Kenya at Risk of Falling into a Banking Crisis Due to COVID-19

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The lenders’ key source of revenue, interest income, is likely to fall as more loan defaults and late payments are continuously reported in the Kenyan banking system. With the increasing effects of coronavirus pandemic, Kenya is more likely to experience deep economic struggles due to the fall of many businesses. This article will discuss Kenya at risk of falling into a banking crisis due to COVID-19.

The current shock existing in the economy will shortly turn into a deep financial crisis in Kenya. This is because the economy is limited in terms of the amount of credit as well as liquidity it can generate. The incapacity to meet foreign exchange needs is worsening the state of the economy
But how is the virus affecting the Kenyan banking system?

The coronavirus pandemic is already worsening the outlook of the African economy. The growth of the economy is expected to fall by 1.6 % and poverty to increase by 2% wiping off the five years of striving to alleviate poverty by African countries.

What Does This Mean to The Kenyan Banking System?

The stability of the Kenyan banking system is threatened by the increasing impacts of the COVID-19 pandemic. Even though the regulator (Central Bank of Kenya) have taken steps expected to reduce the risks of failure of the banking system, the negative implications are still high. The policy measures include lowering the base rate, lowering the bank cash reserve ratios.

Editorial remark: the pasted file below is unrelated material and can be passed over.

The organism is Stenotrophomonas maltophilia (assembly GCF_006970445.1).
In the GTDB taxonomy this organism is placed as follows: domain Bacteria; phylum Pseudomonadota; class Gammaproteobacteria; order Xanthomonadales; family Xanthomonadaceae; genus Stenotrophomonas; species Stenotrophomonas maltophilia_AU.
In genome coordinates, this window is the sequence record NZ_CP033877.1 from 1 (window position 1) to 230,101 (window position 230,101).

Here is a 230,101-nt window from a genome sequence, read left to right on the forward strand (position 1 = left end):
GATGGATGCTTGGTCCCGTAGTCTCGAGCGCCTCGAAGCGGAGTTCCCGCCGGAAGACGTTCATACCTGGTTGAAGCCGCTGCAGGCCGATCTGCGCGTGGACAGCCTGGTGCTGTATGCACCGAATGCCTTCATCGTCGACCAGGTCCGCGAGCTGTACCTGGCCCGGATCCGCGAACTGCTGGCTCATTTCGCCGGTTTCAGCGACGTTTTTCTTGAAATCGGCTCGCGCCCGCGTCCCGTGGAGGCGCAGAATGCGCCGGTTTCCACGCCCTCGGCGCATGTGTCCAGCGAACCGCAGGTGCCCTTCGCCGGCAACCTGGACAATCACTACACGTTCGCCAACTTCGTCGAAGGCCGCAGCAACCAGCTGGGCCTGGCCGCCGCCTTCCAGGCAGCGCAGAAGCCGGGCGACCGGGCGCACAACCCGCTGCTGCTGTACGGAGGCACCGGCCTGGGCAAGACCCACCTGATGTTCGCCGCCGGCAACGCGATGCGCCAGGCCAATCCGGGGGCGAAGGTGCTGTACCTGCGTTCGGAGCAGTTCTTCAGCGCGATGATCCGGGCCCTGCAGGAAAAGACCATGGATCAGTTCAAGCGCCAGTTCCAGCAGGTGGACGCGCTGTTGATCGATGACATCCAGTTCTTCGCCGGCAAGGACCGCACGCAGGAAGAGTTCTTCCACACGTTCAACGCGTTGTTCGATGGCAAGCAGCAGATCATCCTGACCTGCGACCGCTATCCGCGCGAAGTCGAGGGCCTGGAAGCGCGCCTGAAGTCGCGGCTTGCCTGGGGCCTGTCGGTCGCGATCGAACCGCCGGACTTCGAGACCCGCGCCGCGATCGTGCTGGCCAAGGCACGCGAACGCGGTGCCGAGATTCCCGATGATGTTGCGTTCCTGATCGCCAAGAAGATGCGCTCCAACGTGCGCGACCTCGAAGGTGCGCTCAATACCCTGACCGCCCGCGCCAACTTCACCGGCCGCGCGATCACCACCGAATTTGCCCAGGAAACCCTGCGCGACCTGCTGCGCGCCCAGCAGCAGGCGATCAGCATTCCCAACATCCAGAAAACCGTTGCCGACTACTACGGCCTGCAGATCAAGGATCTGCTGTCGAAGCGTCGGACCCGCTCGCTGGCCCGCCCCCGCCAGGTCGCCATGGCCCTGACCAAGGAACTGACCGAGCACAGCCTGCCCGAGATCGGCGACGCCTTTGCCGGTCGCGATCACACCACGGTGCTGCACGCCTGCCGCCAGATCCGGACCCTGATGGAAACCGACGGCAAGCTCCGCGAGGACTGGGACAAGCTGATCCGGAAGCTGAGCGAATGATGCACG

There may be an increase in the level of non-performing loans in Kenya, which may interfere with the stability of the banking system. This means that borrowers, and business operations within the country will be affected. This is because of the deteriorating source of income and revenue which means they will be in less capacity to meet their duties.
Individual institutions like Microfinance Institutions (MFI) are likely to fail. This is because their portfolios will be under pressure since they will have to lend money to households with no assets and volatile income. Such issues will lead to ‘credit crunch’ which will severely affect the SMEs (Small and Medium-Sized Enterprises as well as the microbusinesses. For this reason, the ability of low-income individuals to maintain their livelihoods will be reduced.

What is the implication to the banking system?

If the recovery is not fastened, the damage to the Kenyan banking system and the economy at large could be severe. The banks could become bankrupt or worse, the economic recession could be prolonged than expected leading to the collapse of the banking system.
Finally, how can we save our banking system?

The current outlook of the banking system has negative impacts on low-income individuals, especially now that they are likely to experience reduced trade. There is a need to support the Small and Medium Enterprises and microbusinesses through funding by the commercial banks and individual institutions. International Finance Institutions (IFIs) in Africa should also assist small businesses.

For long term support, to bring back the banking system to its normal state, there will be a need for funding to support the recovery process. The Kenyan government needs to ensure that only viable businesses are supported.

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